SR4 Fire Mitigation Plan – December 2019

SR4 Fire Mitigation Plan – December 2019

SR4 Fire Mitigation Plan – December 2019

As an HOA, we have worked with Boulder Fire Rescue (BFRD) to understand and tackle fire risk in our common areas. In our fields, we have tall grasses and highly flammable evergreens in close conjunction. Evergreen trees burn most easily starting from below, and once lit, become a source of embers. After much discussion with BFRD, and taking into account environmental factors and neighbor concerns, we have developed the following common-area fire mitigation plan (see map of areas that need work, also posted on this website), which was approved at a special meeting on September 18, 2019.

  1. Limb up common-area evergreens that are in close proximity to our native grasses to create separation between the fuels. This was begun at our spring clean-up in May 2019.
  • Weed-whack grasses strategically. We learned that in high wind conditions, flame height can be, on average, four times fuel height. So to avoid limbing trees too much, or having to remove them altogether, we will also use that rule of thumb to reduce grass height in areas near evergreen trees. (Deciduous trees and shrubs don’t pose much fire hazard.)
  • We will not be doing any wholesale mowing of our grasses. The vegetation stewardship supervisor from Open Space and Mountain Parks let us know that mowing native grasses, or even whacking them shorter than about 8 inches, weakens them and encourages invasive weeds, so we will do everything we can to leave our grasses untouched. A diagram of our intended spot weed-whacking plan can be found here and as a separate document (“Fuel Separation Diagram”) on this web page.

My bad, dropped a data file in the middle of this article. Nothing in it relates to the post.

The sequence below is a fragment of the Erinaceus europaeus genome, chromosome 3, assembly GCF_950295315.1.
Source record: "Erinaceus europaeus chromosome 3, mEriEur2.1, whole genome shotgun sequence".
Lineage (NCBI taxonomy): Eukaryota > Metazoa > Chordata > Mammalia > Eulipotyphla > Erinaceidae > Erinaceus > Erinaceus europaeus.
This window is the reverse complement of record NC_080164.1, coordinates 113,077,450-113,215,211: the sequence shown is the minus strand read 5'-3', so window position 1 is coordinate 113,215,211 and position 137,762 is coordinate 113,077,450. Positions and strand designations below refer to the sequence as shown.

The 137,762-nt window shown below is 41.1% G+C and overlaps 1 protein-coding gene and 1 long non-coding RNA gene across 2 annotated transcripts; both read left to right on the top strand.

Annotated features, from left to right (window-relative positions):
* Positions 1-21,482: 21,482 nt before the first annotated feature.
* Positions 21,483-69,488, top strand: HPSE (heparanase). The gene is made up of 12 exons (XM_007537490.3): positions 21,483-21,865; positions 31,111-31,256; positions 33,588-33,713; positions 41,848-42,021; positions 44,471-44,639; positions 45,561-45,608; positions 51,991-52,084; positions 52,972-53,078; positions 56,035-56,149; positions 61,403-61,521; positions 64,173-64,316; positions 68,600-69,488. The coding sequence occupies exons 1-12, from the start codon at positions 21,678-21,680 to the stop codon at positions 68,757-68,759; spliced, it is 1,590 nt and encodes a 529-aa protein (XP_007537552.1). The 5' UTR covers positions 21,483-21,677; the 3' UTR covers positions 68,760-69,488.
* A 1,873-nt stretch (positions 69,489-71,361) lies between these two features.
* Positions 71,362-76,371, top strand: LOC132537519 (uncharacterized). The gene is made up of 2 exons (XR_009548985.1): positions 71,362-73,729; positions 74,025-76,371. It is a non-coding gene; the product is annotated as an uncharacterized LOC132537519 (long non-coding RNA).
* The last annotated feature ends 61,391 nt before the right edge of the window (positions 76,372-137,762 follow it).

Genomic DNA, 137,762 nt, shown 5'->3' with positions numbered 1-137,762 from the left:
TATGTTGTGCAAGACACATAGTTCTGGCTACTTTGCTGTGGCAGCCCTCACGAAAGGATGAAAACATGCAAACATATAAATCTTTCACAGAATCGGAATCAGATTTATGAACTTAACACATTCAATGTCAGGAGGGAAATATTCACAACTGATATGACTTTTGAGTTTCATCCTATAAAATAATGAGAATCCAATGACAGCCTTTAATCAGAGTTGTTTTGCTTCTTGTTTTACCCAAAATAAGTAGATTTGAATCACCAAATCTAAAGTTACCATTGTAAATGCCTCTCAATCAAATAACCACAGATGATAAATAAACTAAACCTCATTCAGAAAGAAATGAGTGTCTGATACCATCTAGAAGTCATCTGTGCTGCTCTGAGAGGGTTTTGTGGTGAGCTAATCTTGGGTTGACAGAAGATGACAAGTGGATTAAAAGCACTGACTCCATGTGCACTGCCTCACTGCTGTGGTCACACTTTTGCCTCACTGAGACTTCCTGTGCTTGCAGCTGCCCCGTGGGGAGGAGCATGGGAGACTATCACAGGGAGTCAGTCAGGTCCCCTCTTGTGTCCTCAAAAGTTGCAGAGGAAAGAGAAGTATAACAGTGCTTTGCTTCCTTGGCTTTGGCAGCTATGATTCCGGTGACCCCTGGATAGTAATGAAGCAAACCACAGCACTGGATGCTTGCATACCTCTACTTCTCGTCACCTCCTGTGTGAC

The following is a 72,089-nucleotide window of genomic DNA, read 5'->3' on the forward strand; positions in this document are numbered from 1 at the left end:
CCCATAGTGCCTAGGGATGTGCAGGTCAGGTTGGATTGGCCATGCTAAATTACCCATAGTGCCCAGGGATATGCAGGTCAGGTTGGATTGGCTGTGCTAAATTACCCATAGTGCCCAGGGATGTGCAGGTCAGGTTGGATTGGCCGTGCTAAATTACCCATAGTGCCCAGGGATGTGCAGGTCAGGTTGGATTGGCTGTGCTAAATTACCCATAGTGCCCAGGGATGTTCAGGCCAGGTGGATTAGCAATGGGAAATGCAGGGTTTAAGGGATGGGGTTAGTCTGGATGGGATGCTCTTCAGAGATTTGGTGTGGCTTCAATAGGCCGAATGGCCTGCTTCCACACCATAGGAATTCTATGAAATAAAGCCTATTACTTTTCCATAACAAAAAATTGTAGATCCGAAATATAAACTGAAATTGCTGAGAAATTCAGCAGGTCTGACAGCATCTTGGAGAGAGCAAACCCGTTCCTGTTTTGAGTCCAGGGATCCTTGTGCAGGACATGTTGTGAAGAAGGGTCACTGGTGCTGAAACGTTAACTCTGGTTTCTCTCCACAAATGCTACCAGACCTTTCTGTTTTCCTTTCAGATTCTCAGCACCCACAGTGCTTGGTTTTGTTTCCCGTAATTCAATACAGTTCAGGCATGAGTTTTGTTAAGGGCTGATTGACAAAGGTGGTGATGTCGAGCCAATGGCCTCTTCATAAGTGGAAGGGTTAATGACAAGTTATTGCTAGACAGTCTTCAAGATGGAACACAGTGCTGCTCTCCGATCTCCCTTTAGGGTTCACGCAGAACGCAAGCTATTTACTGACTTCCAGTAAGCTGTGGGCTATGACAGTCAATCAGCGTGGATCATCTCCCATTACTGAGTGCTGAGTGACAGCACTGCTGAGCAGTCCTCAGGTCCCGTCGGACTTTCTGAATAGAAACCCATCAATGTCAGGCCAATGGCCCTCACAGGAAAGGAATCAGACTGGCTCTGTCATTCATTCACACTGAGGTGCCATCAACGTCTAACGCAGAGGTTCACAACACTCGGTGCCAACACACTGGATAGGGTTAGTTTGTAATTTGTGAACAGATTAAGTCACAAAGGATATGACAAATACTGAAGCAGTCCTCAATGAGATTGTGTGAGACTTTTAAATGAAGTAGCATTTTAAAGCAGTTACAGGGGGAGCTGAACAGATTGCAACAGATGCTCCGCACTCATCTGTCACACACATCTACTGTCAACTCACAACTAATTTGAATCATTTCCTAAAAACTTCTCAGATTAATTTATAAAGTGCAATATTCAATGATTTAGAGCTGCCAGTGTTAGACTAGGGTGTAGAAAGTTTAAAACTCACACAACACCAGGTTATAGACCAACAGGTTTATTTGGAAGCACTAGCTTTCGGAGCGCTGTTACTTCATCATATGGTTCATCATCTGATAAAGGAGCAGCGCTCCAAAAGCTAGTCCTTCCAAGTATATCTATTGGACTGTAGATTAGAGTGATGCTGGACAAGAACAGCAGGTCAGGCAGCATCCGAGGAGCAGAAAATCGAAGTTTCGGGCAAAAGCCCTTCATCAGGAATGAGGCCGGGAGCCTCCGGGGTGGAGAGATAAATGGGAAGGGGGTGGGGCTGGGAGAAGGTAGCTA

• Remove junipers and pinyon pines in common areas that could ignite homes or other fuels. We have already begun this program with the large junipers on our west walk.
  • Rake out fallen needles from beneath common area evergreens at spring clean-up each year. We raked out 20 bags in May 2019!
  • Discuss with individual homeowners branches on their own trees that are hanging close to or into field grasses. With permission, we’ll be glad to help trim them.
  • For those who want them, continue to allow weed-whacked fire breaks behind individual fence lines, but no more than 5 feet wide, with grass height no shorter than about 8 inches. If your home is far enough from the field, and you’ve addressed flammables on your own property, you may not need to do this. Note: Surprisingly, our split rail fences are not especially fire risky, unless they are directly attached to a home.

While the board feels the above plan currently works well to enhance our safety and protect our environment, it’s possible we will need to modify it from time to time as new information, protocols, or community input comes to light. Please let the board know if you have any comments or concerns.

BFRD is also eager to do free, more detailed, individual home risk assessments to discuss the specific risks on your own property and what you can do to address them. A number of our homeowners have already taken advantage of this service and learned much. To set up your own assessment, go to https://bouldercolorado.gov/fire-rescue/wildfire-home-assessment-project.
 

Sincerely,

SR4 Board of Directors:

     Bob Evans, President; Ed Sacks Secretary; Don Middleton, Treasurer; Helen Petach

Jere Eggleston, Chair, Architectural Review Committee

Merilee Eggleston, Chair, Landscape Maintenance Committee